How to leverage your contacts to promote advocacy

By now, you know the importance of networking when it comes to landing the perfect residency or associateship. However, when it comes to advocacy, is it really all about who you know? The short answer is yes.

Dental school gives us the opportunity to make valuable connections with future colleagues, experts in our field and those who determine the fate of the dental field. We’ve chosen a profession that requires community involvement and activism at all levels of government. As students, it is important that we use the vast networks of our dental and individual communities to further advocacy initiatives. This will allow us the opportunity to have a seat at the table and make our voices heard. The following outlines how we can tap into our networks for the sake of advocacy.

1. Know the issues.
Being informed and knowing the current issues pertinent to dentistry is key. This means being familiar with the scientific literature, gauging the political climate and understanding how to articulate your concerns on different dental-related topics. So much of fighting for the interest of dental students lies in our ability to stay up-to-date on changing legislation and movements within our field; one can never be too informed. ASDA’s advocacy webpage has a lot of great information on our legislative priorities and reading our monthly e-newsletter, Advocacy Brief, will help to ensure that you don’t miss any pertinent updates.

2. Identify your contacts.
Organized dentistry provides you with a wealth of potential contacts. There are over 161,000 dentists who are members of the American Dental Association. Beyond the national level, 53 state and 545 local dental societies exist. Reaching out to a faculty member or a fellow dental student who is involved with your state or local dental association is a great place to start. But don’t stop here. Think about your personal contacts, too. You may have family members or friends who work in finance or the public health sector. They can be great allies in advancing advocacy efforts.

3. Cultivate your relationships.
Cultivating meaningful relationships is the next step to leveraging your contacts. This can be achieved by attending state and local events, ASDA meetings, ADPAC fundraisers and more. Take advantage of opportunities such as ADA Dentist and Student Lobby Day to connect with legislative aides and members of congressional staff, who can be great resources in the future. Aim to see and be seen by the leaders of organized dentistry. Many of them will recognize a familiar face and spark up a conversation about your time in dental school or your plans for the future. These events are the place to really shine and solidify your personal relationships with each of your contacts.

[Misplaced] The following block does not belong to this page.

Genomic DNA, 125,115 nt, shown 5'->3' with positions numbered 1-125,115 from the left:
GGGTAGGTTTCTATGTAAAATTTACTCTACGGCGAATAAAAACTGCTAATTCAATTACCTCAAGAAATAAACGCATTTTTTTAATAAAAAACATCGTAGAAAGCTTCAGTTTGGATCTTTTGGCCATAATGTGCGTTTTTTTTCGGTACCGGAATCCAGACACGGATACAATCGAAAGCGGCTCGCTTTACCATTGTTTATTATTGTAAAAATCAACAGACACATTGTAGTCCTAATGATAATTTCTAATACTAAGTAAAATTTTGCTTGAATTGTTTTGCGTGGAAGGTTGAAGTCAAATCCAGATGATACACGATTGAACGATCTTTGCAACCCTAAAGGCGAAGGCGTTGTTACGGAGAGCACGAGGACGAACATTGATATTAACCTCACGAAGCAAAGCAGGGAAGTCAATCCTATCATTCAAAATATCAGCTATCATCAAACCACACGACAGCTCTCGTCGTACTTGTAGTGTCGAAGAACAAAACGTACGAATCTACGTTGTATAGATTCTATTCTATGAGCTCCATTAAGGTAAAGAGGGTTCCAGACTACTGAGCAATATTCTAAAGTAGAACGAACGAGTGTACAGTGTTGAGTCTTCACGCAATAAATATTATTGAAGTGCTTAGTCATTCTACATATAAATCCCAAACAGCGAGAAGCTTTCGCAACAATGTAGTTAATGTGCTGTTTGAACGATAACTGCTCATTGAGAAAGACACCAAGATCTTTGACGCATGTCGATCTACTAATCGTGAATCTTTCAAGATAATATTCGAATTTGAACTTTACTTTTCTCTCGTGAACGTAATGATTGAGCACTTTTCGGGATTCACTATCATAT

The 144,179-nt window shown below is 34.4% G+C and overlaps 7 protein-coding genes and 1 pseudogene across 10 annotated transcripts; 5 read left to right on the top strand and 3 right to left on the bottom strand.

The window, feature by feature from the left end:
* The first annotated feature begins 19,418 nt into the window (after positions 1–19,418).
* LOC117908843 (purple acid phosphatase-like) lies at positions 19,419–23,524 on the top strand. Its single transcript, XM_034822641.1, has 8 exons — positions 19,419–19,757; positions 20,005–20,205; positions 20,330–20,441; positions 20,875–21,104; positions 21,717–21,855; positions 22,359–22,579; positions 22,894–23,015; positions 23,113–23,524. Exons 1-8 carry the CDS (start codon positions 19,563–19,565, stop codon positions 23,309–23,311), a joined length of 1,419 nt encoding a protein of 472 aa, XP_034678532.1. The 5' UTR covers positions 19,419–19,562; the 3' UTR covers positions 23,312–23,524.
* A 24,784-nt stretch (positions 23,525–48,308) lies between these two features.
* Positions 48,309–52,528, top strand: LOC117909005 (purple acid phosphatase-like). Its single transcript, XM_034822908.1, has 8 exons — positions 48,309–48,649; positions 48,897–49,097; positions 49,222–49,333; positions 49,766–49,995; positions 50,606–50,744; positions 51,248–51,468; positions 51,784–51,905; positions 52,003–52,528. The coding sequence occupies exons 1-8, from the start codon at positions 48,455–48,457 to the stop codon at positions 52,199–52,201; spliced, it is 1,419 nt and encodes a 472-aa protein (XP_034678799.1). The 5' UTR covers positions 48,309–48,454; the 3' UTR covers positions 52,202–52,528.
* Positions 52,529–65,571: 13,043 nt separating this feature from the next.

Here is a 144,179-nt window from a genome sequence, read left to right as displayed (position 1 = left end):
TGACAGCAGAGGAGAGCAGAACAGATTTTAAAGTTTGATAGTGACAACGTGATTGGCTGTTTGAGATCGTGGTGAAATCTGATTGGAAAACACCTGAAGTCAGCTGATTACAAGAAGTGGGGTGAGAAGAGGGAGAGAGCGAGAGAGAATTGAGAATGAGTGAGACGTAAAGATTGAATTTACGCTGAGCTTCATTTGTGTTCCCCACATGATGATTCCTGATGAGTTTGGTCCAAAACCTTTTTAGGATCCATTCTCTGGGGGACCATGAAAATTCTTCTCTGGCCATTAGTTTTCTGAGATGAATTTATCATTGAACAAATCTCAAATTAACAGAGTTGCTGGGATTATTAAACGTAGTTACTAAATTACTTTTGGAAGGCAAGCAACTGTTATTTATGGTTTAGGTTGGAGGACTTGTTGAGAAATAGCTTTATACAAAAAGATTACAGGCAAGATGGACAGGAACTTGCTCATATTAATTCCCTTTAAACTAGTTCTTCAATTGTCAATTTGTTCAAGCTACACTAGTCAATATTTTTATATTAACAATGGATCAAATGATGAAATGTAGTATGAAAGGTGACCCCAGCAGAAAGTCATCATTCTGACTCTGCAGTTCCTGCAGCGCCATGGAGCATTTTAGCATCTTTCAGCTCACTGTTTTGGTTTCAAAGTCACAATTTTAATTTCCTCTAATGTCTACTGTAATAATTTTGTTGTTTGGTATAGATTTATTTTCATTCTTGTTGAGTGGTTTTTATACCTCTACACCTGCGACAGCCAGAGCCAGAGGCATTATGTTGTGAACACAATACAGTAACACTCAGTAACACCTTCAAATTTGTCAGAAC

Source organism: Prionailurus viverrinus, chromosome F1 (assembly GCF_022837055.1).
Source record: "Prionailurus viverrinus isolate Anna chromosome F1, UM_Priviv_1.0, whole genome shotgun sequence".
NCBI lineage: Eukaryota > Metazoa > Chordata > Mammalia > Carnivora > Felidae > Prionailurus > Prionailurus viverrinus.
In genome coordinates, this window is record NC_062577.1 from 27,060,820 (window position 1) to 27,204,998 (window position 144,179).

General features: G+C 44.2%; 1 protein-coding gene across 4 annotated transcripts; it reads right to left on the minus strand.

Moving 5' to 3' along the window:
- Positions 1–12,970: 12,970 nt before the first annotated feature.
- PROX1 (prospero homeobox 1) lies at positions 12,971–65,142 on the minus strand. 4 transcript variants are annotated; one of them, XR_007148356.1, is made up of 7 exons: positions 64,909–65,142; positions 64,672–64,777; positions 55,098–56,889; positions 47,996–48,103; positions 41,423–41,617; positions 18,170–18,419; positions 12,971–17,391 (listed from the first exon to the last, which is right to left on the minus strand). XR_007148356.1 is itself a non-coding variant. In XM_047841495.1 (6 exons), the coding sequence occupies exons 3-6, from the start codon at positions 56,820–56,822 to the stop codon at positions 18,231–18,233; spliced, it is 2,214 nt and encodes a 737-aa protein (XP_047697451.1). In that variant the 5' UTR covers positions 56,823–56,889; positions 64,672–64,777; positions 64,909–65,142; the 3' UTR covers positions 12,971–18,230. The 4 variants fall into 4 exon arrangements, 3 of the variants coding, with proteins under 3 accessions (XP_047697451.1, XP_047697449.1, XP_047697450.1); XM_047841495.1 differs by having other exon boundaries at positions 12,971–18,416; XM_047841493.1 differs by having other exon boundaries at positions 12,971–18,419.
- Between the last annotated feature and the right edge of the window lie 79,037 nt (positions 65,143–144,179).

4. Make “the ask.”
Now that you’ve built these relationships, you can make “the ask.” This could be inviting a state dental association leader to speak at an advocacy event or asking them to help you get a meeting with a legislator. This works for your personal contacts too. Reach out to your college friend who works at a finance company that provides student loan refinancing and ask her if she could share any resources with you. Have dinner with that family member who is employed in the public health sector and brainstorm solutions to barriers to care. Anyone can help let your voice be heard. Working as a legislative intern on Capitol Hill during a summer in college helped me make friendships with people I still keep in contact with today.

5. Maintain your relationships.
One of the most difficult parts of leveraging your contacts is maintaining those relationships. We are all busy keeping up with school, acing exams and caring for our patients in the clinic. I’ve been fortunate enough to attend many local, state and national networking events early in my dental career, and I’ve learned many lessons. Most notably, the importance of fostering meaningful relationships with those who are more experienced rather than with a large number of colleagues.

As a dental student, I have found that we have a limited time frame to develop close relationships with the members of organized dentistry before we graduate and enact change ourselves. But don’t forget about the personal connections you’ve made throughout your life that are outside of dentistry. These people can offer a different perspective and give insight that our traditional contacts may not. Find a member of your community, and stress your passion for the issues that matter to you. Ask for help and guidance in the path to making real, substantive legislative transformations. And don’t forget to say thank you!

~Steven Erbeck, New York ’20, Districts 1-3 Legislative Coordinator

Steven Erbeck

Steven is a second year dental student at New York University College of Dentistry. He is originally from Cincinnati, Ohio, where he comes from a family of dentists dating back to his great-grandfather. In his free time, Steven enjoys exploring New York City, traveling abroad and reading about politics, healthcare policy and pertinent legislation.

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